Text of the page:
Carbon Footprint, Life Cycle Assessment and the Pork Industry

Animal Manure Management May 20, 2016 Print Friendly and PDF

green stylized pig logoAnimal agriculture in the U.S. contributes approximately 3.5% of all man-made greenhouse gases (GHGs). If you look at pork production, it accounts for just 0.34% of all emissions. (Source: U.S. EPA Greenhouse Gas Inventory released April, 2015).

When you total up all the GHG emissions from a particular activity or process, it is called a carbon footprint. The procedure used to decide which GHG emissions are included in this total is a life-cycle assessment (LCA).

What Is a Carbon Footprint and How Is It Used?

A carbon footprint gives you a snapshot in time of the GHGs produced by the activity or process being evaluated. The number generated is especially useful for comparing different processes or different times.

Some reasons a farm, company, or industry would calculate a carbon footprint include:

  • Identifying "hot spots" in the system to prioritize areas where reductions can be made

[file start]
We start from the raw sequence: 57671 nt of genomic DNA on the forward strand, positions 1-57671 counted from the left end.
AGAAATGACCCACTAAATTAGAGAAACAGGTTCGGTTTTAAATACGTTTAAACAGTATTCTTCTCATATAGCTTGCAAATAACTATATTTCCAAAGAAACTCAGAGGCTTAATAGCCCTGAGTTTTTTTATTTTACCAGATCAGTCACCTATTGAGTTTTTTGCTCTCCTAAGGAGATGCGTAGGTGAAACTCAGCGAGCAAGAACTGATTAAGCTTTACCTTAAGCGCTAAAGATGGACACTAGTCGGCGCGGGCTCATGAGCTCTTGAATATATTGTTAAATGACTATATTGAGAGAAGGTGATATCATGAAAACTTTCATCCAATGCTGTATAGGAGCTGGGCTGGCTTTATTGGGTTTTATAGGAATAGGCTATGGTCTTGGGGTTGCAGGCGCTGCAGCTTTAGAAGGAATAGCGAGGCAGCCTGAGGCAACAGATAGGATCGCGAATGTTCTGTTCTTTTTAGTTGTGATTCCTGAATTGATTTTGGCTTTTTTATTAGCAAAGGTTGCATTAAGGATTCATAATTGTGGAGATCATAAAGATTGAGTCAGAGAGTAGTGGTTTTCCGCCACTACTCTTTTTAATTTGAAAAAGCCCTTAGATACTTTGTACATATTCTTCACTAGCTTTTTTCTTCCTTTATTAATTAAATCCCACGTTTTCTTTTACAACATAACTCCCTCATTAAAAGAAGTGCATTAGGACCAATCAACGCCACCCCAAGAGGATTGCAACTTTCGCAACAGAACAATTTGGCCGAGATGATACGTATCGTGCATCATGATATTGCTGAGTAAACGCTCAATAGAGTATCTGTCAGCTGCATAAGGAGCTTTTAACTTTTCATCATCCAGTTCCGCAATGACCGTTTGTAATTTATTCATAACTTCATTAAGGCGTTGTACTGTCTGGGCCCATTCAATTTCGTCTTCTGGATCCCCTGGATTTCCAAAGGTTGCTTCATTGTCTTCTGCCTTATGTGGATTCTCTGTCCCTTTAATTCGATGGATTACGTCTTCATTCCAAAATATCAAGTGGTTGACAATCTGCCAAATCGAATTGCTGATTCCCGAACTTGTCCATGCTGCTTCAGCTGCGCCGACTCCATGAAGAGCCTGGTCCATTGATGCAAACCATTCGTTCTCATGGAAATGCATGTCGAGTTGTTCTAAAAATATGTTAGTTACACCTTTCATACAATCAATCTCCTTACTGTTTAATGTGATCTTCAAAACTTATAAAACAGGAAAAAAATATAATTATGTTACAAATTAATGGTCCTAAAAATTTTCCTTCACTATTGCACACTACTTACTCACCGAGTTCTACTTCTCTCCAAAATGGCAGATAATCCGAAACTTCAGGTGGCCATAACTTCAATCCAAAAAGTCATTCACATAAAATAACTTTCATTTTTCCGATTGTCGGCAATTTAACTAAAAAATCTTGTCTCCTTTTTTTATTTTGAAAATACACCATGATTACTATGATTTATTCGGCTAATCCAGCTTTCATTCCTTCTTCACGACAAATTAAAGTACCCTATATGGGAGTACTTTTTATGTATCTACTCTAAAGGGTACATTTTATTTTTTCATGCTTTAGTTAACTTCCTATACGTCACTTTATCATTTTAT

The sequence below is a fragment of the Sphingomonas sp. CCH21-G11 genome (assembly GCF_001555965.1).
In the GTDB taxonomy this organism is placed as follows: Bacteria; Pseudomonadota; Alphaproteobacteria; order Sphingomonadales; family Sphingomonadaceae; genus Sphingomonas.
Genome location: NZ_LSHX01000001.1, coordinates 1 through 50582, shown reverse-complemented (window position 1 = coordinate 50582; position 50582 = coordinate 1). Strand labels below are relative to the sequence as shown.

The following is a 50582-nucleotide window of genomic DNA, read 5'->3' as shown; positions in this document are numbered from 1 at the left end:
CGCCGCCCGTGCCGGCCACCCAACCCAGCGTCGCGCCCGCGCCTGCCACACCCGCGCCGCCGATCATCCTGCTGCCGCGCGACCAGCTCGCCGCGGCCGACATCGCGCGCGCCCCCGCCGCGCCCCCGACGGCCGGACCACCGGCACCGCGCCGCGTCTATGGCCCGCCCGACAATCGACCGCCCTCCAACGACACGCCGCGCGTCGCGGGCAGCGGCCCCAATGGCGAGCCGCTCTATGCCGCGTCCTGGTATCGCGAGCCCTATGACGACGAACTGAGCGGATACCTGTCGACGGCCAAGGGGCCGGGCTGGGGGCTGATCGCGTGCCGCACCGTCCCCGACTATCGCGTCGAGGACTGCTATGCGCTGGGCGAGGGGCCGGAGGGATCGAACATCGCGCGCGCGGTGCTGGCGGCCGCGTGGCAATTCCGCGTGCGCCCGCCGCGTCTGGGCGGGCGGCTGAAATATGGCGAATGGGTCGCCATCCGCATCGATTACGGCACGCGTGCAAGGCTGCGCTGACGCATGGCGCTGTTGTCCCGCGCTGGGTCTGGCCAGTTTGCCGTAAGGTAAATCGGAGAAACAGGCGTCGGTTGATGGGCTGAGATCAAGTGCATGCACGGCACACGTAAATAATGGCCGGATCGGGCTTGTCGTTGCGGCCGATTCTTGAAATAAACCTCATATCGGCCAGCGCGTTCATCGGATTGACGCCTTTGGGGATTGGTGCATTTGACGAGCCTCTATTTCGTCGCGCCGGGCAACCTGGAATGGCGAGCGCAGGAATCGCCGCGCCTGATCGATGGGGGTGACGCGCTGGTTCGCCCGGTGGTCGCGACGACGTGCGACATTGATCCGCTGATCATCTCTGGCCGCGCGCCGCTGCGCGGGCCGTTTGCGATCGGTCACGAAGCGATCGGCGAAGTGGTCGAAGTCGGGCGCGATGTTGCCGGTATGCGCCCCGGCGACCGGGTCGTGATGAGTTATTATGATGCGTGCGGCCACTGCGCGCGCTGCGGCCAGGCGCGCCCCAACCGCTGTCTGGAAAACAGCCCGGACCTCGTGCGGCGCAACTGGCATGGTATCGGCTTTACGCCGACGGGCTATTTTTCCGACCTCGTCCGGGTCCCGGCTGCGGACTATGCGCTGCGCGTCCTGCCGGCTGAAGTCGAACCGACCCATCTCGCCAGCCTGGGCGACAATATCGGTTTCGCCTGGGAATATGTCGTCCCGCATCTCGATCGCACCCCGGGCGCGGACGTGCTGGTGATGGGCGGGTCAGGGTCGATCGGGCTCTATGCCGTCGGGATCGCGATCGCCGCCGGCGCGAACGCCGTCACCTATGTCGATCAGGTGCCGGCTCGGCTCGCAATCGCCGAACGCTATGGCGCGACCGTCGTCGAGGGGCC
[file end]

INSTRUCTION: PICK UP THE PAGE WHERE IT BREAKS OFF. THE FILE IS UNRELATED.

• Creating a baseline measure for comparing over time
  • Looking at "what-if" scenarios and comparing different options to see how each affects GHG emissions

What Goes Into a Life Cycle Analysis?

In order to be able to compare carbon footprints of different farms or different industries, the life-cycle analysis (LCA) needs to use the same parameters. To do this, many people rely upon standardized procedures such as those created by the International Organization for Standardization.

For the pork industry, the pork supply chain is broadly divided into eight stages:

  • feed production;
  • live animal production;
  • delivery to processor;
  • processing;
  • packaging;
  • distribution;
  • retail;
  • consumption/disposal.

The most important thing to remember is that if you compare two or more carbon footprints to each other, the LCA used needs to be the same. If you try to compare footprints generated using different LCAs, you will not get a true comparison.

For more information

Authors: Jill Heemstra, Nebraska Extension and Rick Fields, University of Arkansas

Acknowledgements

This information is part of the program “Integrated Resource Management Tool to Mitigate the Carbon Footprint of Swine Produced In the U.S.,” and is supported by Agriculture and Food Research Initiative Competitive Grant no. 2011-68002-30208 from the USDA National Institute of Food and Agriculture. Project website: http://www.extension.org/71201.

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This work is supported by the USDA National Institute of Food and Agriculture, New Technologies for Ag Extension project.